Abdullah opens humanitarian city near Riyadh

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By Omar Al-Zobaidy & Mohammed Al-Harbi

Published — Thursday 31 October 2002

Last Update 31 October 2002 3:00 am

RIYADH, 31 October — Crown Prince Abdullah, deputy premier and commander of the National Guard, yesterday inaugurated the SR1.2 billion Sultan Humanitarian City here, one of the world’s largest medical rehabilitation facilities which will provide professional health care services to people with special needs, including children and the elderly.

"I open this facility in the name of God and seeking His blessings. God willing, it will serve Islam, Muslims and the Saudi people," the crown prince said while unveiling the plaque to mark the opening.

Prince Sultan, second deputy premier and minister of defense and aviation, Riyadh Governor Prince Salman, other princes and high-ranking officials attended the inauguration.

Prince Abdullah and his entourage later toured the advanced facilities inside the city, which covers an area of 1.2 million square meters in Binban, a small community about 30 km north of the capital. It was established by Sultan Charitable Foundation.

Addressing the ceremony, Prince Faisal ibn Sultan, the charity’s secretary-general, described the medical city as the foundation’s first and foremost project. He highlighted the charity’s educational, medical, housing, Islamic and social projects within and outside the Kingdom.

Prince Sultan has agreed to set up a fund to support needy patients at the humanitarian city, he said. "Those who contribute to the fund will be informed how their money was spent," Prince Faisal said. A number of philanthropists have already pledged their donations.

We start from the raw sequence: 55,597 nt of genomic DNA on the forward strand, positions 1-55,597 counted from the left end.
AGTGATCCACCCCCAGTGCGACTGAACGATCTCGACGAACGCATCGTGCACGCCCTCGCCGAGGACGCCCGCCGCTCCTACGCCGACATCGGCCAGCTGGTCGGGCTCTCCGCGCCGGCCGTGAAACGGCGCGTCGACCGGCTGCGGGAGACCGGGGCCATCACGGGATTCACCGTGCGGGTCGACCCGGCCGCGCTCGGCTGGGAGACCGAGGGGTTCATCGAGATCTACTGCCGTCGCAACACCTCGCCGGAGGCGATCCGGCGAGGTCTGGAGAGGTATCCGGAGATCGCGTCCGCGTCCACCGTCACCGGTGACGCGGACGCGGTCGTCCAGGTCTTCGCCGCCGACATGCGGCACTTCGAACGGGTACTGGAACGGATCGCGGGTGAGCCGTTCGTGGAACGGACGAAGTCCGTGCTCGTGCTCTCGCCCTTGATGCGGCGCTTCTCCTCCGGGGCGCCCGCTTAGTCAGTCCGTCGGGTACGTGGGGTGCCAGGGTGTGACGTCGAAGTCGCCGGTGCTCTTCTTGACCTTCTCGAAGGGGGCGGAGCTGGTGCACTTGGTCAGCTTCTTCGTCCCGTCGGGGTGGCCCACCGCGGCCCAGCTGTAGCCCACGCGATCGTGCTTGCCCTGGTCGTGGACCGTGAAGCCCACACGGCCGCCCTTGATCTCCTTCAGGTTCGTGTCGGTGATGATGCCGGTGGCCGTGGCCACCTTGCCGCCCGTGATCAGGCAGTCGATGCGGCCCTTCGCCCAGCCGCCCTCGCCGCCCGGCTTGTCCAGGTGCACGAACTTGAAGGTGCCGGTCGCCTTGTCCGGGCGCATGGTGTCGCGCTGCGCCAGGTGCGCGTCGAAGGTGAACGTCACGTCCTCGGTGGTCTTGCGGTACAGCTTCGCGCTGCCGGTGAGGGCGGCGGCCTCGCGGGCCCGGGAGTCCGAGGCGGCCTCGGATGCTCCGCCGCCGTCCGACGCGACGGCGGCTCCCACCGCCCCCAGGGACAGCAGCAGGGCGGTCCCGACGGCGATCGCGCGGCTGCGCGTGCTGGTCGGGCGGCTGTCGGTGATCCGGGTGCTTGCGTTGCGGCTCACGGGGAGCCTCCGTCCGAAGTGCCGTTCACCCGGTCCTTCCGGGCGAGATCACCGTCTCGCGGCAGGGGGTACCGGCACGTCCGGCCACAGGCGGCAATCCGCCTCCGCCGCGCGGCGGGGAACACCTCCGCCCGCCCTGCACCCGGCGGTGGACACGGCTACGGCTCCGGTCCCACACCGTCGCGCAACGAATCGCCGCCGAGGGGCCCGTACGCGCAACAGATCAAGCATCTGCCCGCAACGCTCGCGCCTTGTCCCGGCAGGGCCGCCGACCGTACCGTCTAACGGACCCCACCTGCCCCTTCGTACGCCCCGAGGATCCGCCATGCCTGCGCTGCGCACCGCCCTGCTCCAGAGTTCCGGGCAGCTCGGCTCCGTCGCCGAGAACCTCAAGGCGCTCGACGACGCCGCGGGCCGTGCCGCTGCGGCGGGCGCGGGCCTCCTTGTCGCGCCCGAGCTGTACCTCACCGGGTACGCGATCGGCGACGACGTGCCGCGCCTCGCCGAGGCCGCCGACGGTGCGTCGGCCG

Dr. Rashid Aba Al-Khail, director general of the foundation, said Sultan Humanitarian City was the largest of its kind in the world. The city comprises a full-fledged center for medical diagnosis, 18 large and small operation theaters, a 250-bed rehabilitation center, a recovery center, a 150-bed center for the elderly, a child development center and an education and training center.

The humanitarian city encompasses both in-patient and outpatient facilities. An extensive range of rehabilitation programs is available including services for pediatric, neurological, brain injury and spinal cord injury.

"The child development center will provide an integrated educational and therapeutic program for 150 children who have special educational needs due to physical handicaps, developmental disabilities or complex health problems," Aba Al-Khail said.

The outpatient clinics encompass 13 clinics with 55 examination rooms and eight operating rooms. Important features of the outpatient clinics are the day surgery center and the cranio-facial surgery center. A conference hall, sports hall, staff housing and an administration building, supplement the city’ facilities.

The foundation runs a number of projects within and outside the Kingdom. They include the Sultan Science and Technology Center in Alkhobar, an innovative project under development that will provide opportunities for youth to learn about science and technology.

In combining medicine, science and technology, Medunet (Sultan ibn Abdulaziz Medical and Educational Telecommunications Program), utilizes state of the art telecommunications facilities. These facilities were created to provide access to medical research resources in cooperation with major universities and research centers around the world.

In order to provide education and understanding of the Arab and Islamic culture, the foundation established the Sultan Continuing Education Program at the Gulf University in Bahrain and the Sultan Arab & Islamic Studies Program at the University of California, Berkeley. The foundation has three housing projects in Tabuk, Hail and Asir.

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